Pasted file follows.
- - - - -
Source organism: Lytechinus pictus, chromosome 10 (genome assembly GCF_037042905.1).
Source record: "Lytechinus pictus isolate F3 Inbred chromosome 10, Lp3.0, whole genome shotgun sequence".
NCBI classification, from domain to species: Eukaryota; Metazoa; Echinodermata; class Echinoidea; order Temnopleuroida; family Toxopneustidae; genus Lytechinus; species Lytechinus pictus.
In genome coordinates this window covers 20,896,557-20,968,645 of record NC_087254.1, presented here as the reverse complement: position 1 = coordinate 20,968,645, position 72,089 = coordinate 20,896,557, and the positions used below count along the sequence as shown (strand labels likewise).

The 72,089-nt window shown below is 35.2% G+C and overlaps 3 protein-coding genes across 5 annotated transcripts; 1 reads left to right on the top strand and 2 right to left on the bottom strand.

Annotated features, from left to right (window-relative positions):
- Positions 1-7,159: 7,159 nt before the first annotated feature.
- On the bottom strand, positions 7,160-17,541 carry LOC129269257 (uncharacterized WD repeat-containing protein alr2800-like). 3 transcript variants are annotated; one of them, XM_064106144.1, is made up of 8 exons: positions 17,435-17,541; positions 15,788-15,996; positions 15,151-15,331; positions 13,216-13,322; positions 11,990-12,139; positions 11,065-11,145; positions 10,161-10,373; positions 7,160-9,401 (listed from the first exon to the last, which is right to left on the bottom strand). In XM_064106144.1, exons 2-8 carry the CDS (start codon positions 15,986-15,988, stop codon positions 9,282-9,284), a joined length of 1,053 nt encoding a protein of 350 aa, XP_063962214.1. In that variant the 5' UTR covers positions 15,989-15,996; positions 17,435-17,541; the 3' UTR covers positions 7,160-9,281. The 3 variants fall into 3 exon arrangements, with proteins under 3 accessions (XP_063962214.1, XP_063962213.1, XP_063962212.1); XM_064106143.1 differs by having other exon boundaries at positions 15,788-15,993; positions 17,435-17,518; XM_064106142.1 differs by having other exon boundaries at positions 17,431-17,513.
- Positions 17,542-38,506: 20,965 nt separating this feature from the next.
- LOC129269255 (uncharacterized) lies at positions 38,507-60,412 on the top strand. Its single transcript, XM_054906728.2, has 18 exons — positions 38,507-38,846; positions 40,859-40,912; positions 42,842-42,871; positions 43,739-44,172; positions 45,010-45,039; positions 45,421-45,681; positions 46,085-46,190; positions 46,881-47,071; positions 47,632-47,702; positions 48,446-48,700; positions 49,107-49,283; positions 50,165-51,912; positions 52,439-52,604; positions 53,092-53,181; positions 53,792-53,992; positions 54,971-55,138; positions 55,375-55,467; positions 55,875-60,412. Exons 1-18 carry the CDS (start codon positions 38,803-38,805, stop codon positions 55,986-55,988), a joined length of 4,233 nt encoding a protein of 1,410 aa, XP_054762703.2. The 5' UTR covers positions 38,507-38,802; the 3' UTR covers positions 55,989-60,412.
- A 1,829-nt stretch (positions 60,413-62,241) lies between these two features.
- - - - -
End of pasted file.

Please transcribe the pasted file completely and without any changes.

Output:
Source organism: Lytechinus pictus, chromosome 10 (genome assembly GCF_037042905.1).
Source record: "Lytechinus pictus isolate F3 Inbred chromosome 10, Lp3.0, whole genome shotgun sequence".
NCBI classification, from domain to species: Eukaryota; Metazoa; Echinodermata; class Echinoidea; order Temnopleuroida; family Toxopneustidae; genus Lytechinus; species Lytechinus pictus.
In genome coordinates this window covers 20,896,557-20,968,645 of record NC_087254.1, presented here as the reverse complement: position 1 = coordinate 20,968,645, position 72,089 = coordinate 20,896,557, and the positions used below count along the sequence as shown (strand labels likewise).

The 72,089-nt window shown below is 35.2% G+C and overlaps 3 protein-coding genes across 5 annotated transcripts; 1 reads left to right on the top strand and 2 right to left on the bottom strand.

Annotated features, from left to right (window-relative positions):
- Positions 1-7,159: 7,159 nt before the first annotated feature.
- On the bottom strand, positions 7,160-17,541 carry LOC129269257 (uncharacterized WD repeat-containing protein alr2800-like). 3 transcript variants are annotated; one of them, XM_064106144.1, is made up of 8 exons: positions 17,435-17,541; positions 15,788-15,996; positions 15,151-15,331; positions 13,216-13,322; positions 11,990-12,139; positions 11,065-11,145; positions 10,161-10,373; positions 7,160-9,401 (listed from the first exon to the last, which is right to left on the bottom strand). In XM_064106144.1, exons 2-8 carry the CDS (start codon positions 15,986-15,988, stop codon positions 9,282-9,284), a joined length of 1,053 nt encoding a protein of 350 aa, XP_063962214.1. In that variant the 5' UTR covers positions 15,989-15,996; positions 17,435-17,541; the 3' UTR covers positions 7,160-9,281. The 3 variants fall into 3 exon arrangements, with proteins under 3 accessions (XP_063962214.1, XP_063962213.1, XP_063962212.1); XM_064106143.1 differs by having other exon boundaries at positions 15,788-15,993; positions 17,435-17,518; XM_064106142.1 differs by having other exon boundaries at positions 17,431-17,513.
- Positions 17,542-38,506: 20,965 nt separating this feature from the next.
- LOC129269255 (uncharacterized) lies at positions 38,507-60,412 on the top strand. Its single transcript, XM_054906728.2, has 18 exons — positions 38,507-38,846; positions 40,859-40,912; positions 42,842-42,871; positions 43,739-44,172; positions 45,010-45,039; positions 45,421-45,681; positions 46,085-46,190; positions 46,881-47,071; positions 47,632-47,702; positions 48,446-48,700; positions 49,107-49,283; positions 50,165-51,912; positions 52,439-52,604; positions 53,092-53,181; positions 53,792-53,992; positions 54,971-55,138; positions 55,375-55,467; positions 55,875-60,412. Exons 1-18 carry the CDS (start codon positions 38,803-38,805, stop codon positions 55,986-55,988), a joined length of 4,233 nt encoding a protein of 1,410 aa, XP_054762703.2. The 5' UTR covers positions 38,507-38,802; the 3' UTR covers positions 55,989-60,412.
- A 1,829-nt stretch (positions 60,413-62,241) lies between these two features.